- Food and Cooking
Which insulated bottles work best when making yogurt in a thermos?
Have you been thinking of trying the thermos method to make your yogurt? Not sure which one to get?
When we moved into a small, city apartment, I needed to eliminate some of my appliances. The yogurt maker was one of the first to go, after I discovered the thermos method.
I've been making yogurt in a thermos--well, four of them now--for over ten years.
This Stanley wide-mouth 24-ounce stainless steel bottle is my favorite, perhaps because I've had it since 1987. It's taken a lot of hard knocks!
Which do you think is better for making yogurt--a thermos or a dedicated yogurt maker?
Three reasons I prefer to incubate my yogurt in a thermos
We love homemade yogurt at our house--the superior taste, the fact it has no additives, and that we can make it with organic milk from local, pasture-fed cows.
- The main reason I prefer my Stanley thermos: It incubates the yogurt perfectly for up to twelve hours.
We like our yogurt tangy. To get that extra flavor, we incubate it longer than most people--a full twelve hours. This bottle does the job.
That's because of the double-walled, stainless steel construction. Those walls, with their air pocket between, provide the deep-insulating power we need to keep the yogurt just the right temperature for several hours.
- The second reason I prefer this thermos and the others you will see on this page: The stainless steel ensures no BPAs or pthalates leach into our yogurt.
Yes, the lid is plastic, but I don't fill my bottle so full that the milk touches the lid.
- Third, this method is so easy, you can always have a thermos incubating with another batch chilled and ready to eat in the fridge.
Bonus points: We can turn our homemade yogurt into creamy, rich, fluffy Greek-style yogurt in just four simple steps.
Three more insulated bottles I use to make yogurt
Sometimes I want to make a small batch of yogurt to carry in the car on a trip. Other times, I want to make an extra large batch. Below, you will find the other insulated bottles I use to make my yogurt, in whatever quantity I need.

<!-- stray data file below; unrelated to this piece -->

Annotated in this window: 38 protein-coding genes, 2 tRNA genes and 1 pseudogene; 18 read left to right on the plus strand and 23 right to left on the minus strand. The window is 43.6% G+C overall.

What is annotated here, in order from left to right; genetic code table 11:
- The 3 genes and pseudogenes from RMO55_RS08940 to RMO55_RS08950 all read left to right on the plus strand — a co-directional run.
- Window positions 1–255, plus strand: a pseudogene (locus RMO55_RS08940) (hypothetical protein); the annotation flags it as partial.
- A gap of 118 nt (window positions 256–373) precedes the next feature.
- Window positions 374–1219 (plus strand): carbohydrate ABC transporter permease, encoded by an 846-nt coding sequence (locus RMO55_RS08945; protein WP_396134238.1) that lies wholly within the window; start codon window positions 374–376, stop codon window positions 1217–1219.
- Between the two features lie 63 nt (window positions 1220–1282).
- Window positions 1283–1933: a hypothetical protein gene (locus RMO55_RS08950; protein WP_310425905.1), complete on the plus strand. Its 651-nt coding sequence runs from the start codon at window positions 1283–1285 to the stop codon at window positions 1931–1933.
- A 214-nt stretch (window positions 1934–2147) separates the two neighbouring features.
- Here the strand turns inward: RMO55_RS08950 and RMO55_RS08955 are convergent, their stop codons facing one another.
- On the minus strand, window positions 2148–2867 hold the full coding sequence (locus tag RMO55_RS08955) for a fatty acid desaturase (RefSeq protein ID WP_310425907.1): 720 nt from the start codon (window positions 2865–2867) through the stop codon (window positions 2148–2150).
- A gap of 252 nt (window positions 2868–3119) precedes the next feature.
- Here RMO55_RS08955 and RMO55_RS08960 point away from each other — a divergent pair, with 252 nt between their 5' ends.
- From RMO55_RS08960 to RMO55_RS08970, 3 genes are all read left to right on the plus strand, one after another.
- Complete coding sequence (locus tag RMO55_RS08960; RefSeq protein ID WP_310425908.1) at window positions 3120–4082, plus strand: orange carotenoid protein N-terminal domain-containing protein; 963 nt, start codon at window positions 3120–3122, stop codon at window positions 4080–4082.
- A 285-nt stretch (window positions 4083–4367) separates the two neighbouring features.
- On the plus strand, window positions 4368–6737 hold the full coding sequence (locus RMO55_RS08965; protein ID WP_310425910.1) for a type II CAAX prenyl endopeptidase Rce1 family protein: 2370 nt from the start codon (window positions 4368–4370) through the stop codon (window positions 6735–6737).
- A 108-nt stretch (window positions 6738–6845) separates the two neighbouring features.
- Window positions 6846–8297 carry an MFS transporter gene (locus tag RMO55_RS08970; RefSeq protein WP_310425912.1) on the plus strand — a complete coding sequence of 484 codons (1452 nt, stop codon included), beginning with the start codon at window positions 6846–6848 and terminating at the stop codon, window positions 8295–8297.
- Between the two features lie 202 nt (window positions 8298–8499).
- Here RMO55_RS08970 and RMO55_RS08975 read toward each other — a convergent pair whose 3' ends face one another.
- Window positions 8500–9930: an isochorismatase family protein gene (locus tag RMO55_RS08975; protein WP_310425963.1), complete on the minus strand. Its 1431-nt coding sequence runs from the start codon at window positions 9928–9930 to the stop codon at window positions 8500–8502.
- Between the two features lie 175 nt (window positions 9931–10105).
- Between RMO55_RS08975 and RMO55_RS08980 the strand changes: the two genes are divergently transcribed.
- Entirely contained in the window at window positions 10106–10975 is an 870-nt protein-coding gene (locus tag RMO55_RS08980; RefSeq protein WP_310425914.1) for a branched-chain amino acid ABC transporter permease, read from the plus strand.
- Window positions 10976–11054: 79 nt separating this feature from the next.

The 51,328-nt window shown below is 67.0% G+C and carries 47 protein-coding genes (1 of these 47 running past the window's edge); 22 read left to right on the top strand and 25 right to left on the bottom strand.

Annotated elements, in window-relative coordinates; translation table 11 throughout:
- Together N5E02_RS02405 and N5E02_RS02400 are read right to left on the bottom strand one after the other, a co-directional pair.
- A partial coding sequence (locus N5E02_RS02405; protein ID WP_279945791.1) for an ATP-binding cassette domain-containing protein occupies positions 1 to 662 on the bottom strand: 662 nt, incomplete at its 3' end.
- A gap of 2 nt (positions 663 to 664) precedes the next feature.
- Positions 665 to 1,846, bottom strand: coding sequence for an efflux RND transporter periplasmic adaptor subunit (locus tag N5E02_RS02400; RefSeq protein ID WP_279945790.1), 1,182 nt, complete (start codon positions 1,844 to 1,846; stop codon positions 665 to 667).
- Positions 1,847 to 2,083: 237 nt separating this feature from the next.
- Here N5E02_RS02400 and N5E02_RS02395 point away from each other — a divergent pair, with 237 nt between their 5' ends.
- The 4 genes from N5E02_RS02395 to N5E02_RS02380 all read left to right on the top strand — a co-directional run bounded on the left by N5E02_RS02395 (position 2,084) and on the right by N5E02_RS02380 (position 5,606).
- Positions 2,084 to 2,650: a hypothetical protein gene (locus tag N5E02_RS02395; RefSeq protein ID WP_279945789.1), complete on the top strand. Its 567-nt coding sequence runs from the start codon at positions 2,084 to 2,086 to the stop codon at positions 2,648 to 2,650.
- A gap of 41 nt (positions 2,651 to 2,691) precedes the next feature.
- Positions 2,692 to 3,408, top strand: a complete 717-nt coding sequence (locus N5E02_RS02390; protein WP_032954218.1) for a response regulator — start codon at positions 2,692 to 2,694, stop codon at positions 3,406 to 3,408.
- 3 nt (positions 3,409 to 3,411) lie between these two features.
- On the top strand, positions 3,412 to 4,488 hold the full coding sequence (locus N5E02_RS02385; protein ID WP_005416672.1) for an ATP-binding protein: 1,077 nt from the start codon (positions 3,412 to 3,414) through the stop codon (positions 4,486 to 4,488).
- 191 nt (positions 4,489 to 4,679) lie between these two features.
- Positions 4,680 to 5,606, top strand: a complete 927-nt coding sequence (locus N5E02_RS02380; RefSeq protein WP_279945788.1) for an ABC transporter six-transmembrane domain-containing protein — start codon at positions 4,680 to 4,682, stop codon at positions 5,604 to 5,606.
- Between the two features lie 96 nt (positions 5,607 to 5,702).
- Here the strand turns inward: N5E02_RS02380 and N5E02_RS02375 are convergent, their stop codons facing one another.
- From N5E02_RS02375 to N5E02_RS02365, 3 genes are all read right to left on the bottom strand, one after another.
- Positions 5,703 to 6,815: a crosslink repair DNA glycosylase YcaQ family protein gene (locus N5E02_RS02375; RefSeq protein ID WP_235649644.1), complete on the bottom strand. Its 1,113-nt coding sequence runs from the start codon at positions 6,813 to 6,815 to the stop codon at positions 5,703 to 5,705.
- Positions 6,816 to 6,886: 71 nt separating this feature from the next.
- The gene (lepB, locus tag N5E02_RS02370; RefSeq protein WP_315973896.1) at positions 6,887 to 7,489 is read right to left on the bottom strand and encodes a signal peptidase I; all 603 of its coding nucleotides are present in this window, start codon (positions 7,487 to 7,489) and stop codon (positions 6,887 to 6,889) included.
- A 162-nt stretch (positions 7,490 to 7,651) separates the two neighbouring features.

Like the Stanley, every one of these is double-walled stainless steel, so they make beautiful yogurt. When I'm not making yogurt in them, I'm sipping coffee, tea, lemonade or plain water from them. They have dozens of uses.
Oh, and if you’ve never made homemade yogurt and missed the link above, here it is again: How to make yogurt in a thermos. It's so easy!
The small but efficient JoeMo works well as a travel yogurt maker
This mug holds 14 ounces--just about right for two bowls of granola in the morning.
While the manufacturer says it will keep liquids hot for up to six hours, I have used it several times to make yogurt overnight while traveling, and it kept the yogurt at just the right temperature the entire time.
By morning, we had delicious yogurt for the homemade granola we carried with us. It's a fabulous all purpose mug.
Comes with its own little tea strainer, keeps beverages steamy hot or icy cold for hours. One-hand operation assures ease of use when you're on the go. Just depress the green button and sip away.
The 20-Ounce Klean Kanteen is equally good as a triple-purpose yogurt maker/coffee mug/iced drinks cooler
My 20 ounce hot and cold insulated Klean Kanteen makes just as good yogurt as my Stanley. It's my constant companion in summer months, too.
We like to take it on impromptu picnics, filled with ice, water, juice from half a lemon, and just enough sugar to cut the tart. Refreshing! Plus, it's available in a variety of sizes.
The 48-ounce Thermos makes a quart and a half
When the grandkids are coming for an over-nighter, I make a double batch in this 48-ounce bottle.
Like the Stanley, it is double-walled stainless steel and keeps the yogurt at just the right temperature for the full twelve hours we like it.
I'd love to hear about your yogurt-making adventures. Failures, success stories, your favorite flavor yogurt.
Do you make your own? Hate the stuff, but stopped by to be supportive? I'd still like to hear from you. It's all good.
© 2014 Kathryn Grace